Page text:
Chances are, you are not going to put soldering irons in the hands of 30 third graders. So why are we doing this stained glass business? The lesson here is not stained glass specifically but rather the importance of doing real things in the classroom.

As technology takes more of a center stage to teaching and learning, teachers need to be concerned about providing students with "realia"--real stuff that they can work with using their hands.

Traditionally, in a classroom, making a stained glass window involved using construction paper as a representation of glass because real glass is expensive and dangerous. And way too many things from life were represented that way. Since there are so many rich simulations on the web (you can do open heart surgery if you like or mummify a dead person), then it stands to reason to use technology to simulate and represent things that cannot be actually brought into the classroom (imagine third graders actually performing open heart surgery....) and to use real things as a foundation for children's language and concept development.
photocopy_of_hand.jpg

A little about representation:
Think about your real hand in relation to the photocopy above. Think about the differences in all dimensions--shape, color, depth, size, etc.

There are so many things in schools that have to be abstract--representations of something real--that we stand the chance of losing a sense of working with concrete things in the real world. This is why it is a good idea to do projects that involve real wood and non-power tools, or glass, or making real stringed instruments, or working with real clay that actually gets fired in a kiln (and not just play do, as good as that stuff can be).

This is actually a semiotic issue--the difference between the word, which is abstract, and that for which it stands, which is often (but not always) concrete. Because we use language so much, we don't really think of how words represent things and how there can be some problems between what a word is representing and the characteristics of the actual thing. For example, we have a word, "hot," which represents a feeling and we have another word, "cold" which represents a different feeling. But what is hot or cold?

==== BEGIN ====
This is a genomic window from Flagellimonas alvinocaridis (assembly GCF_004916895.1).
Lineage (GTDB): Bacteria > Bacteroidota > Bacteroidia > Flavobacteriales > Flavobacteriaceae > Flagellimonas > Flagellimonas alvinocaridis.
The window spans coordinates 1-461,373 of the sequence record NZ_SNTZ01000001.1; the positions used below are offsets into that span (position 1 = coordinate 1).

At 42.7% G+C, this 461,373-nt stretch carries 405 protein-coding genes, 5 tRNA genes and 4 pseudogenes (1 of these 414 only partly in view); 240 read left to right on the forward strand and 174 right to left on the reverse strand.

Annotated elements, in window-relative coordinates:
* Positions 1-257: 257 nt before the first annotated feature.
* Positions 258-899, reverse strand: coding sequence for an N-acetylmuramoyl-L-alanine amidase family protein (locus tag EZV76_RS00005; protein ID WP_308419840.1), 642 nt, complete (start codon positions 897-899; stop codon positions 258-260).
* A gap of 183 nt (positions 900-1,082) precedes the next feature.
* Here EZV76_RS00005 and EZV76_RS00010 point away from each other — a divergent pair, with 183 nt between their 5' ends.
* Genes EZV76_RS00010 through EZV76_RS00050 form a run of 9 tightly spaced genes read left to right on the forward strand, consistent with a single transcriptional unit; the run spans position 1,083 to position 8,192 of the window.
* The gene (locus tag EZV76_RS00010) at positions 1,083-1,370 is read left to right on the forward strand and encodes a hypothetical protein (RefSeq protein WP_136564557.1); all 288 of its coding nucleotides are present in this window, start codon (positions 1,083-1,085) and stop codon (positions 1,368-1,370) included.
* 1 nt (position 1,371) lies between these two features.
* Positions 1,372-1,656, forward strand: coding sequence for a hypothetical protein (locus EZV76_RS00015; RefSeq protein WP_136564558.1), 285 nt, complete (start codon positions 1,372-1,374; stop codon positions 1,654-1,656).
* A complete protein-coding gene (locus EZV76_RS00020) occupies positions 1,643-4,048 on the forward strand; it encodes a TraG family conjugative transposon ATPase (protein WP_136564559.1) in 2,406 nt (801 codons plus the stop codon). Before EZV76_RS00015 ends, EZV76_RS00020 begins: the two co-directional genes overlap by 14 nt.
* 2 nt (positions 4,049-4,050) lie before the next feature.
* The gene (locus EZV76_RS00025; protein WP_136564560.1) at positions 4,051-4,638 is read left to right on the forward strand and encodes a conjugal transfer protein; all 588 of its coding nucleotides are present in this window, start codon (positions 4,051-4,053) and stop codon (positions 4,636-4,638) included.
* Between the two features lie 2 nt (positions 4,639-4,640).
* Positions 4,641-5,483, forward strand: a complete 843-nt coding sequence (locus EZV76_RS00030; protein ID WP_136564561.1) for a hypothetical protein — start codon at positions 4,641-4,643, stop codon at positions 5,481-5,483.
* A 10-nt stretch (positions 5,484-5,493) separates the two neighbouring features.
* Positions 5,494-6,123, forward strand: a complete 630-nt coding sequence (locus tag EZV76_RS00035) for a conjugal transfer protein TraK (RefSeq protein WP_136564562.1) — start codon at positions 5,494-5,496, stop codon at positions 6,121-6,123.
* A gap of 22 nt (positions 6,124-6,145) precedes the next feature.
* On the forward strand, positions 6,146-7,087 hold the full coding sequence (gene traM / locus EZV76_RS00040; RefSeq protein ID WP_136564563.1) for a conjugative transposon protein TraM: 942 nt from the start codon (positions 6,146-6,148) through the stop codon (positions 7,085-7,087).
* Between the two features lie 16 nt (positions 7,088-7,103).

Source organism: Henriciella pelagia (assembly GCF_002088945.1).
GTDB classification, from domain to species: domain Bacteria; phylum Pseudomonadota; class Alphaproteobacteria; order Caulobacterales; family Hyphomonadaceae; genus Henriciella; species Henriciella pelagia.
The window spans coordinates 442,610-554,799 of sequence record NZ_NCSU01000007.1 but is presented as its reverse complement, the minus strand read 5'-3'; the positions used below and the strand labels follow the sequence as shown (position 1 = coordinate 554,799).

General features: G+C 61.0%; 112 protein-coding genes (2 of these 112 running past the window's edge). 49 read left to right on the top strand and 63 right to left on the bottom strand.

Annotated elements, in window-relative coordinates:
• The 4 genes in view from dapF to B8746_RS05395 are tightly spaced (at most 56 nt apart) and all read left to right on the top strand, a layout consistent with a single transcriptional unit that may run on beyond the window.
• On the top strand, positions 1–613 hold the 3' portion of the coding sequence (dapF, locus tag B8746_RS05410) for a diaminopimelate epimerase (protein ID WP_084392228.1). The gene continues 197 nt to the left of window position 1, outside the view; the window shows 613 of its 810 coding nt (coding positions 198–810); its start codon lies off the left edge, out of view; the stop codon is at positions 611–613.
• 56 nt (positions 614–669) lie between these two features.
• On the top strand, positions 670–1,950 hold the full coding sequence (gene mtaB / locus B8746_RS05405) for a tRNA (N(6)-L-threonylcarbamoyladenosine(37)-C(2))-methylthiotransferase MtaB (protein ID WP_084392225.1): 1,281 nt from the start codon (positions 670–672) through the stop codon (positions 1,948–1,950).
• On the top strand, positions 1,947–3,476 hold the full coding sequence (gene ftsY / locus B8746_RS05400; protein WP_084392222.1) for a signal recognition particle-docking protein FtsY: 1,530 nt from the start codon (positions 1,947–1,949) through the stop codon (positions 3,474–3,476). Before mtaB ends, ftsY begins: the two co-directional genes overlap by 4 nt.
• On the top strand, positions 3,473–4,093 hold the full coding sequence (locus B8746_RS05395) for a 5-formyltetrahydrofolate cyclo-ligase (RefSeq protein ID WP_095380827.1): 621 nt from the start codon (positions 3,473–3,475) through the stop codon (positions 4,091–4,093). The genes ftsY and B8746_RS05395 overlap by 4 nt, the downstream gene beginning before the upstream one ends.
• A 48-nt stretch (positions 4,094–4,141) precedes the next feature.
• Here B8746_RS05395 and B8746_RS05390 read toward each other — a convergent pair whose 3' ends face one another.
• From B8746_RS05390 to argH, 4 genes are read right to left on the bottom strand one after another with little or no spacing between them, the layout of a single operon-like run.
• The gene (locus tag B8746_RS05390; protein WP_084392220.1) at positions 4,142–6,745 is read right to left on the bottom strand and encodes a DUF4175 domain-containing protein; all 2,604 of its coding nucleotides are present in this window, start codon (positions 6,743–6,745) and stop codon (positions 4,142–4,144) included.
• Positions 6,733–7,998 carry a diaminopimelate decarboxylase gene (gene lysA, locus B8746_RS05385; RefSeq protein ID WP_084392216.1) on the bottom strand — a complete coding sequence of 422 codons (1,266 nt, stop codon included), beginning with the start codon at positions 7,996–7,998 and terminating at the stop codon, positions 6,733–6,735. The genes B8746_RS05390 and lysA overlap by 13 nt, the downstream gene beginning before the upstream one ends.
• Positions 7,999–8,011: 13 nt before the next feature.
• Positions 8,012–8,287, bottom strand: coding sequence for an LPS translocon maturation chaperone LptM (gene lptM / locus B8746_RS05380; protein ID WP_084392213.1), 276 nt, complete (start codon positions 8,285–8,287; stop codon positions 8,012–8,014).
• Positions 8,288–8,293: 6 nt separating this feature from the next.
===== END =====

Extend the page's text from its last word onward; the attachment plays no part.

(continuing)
It's a hot day when the temperature is close to 100 degrees, but that is not hot when you are wanting to boil water or melt metal or even melt glass. It's cold when the temperature outside is below zero, but that is not really cold in relation to efforts of scientists to get to absolute zero where all atomic activity ceases.

So, in the classroom, when you are not doing the cool things you can do on the web, use real things--math manipulatives, actual art materials (water colors and brushes with blank paper rather than tired old coloring pages). You can teach kids how to use these materials in ways that do not create excessive mess and in turn, they will think a lot more about things as they create their own representations of classroom ideas. And once you have gotten comfortable with teaching kids how to clean up water colors and clay and how to use hammers and handsaws without hurting themselves, you can get to the point of teaching kids to use more dangerous things with success--sewing machines, and even soldering guns.

Along with the semiotic issues of realia versus representations, there is an important language-learning point to be made. People learn language beginning with the real and moving to the abstract. Piaget's cognitive development theory points to this fact--kids don't really begin being able to learn through the abstract until early adolescence. They need plenty of concrete experiences to support the development of abstract thinking. Of course kids play make believe and when they play race car games on the computer, they feel like they are really racing. So not everything has to be real--but make a real effort to have as many real experiences as possible.

Finally, language (such as the vocabulary associated with stained glass--running pliers, patina, solder, etc.) is learned in meaningful contexts that are shared by advanced language users with more beginning language users. So realia helps kids to learn new concepts and words because it is an occasion for which this kind of vocabulary is required.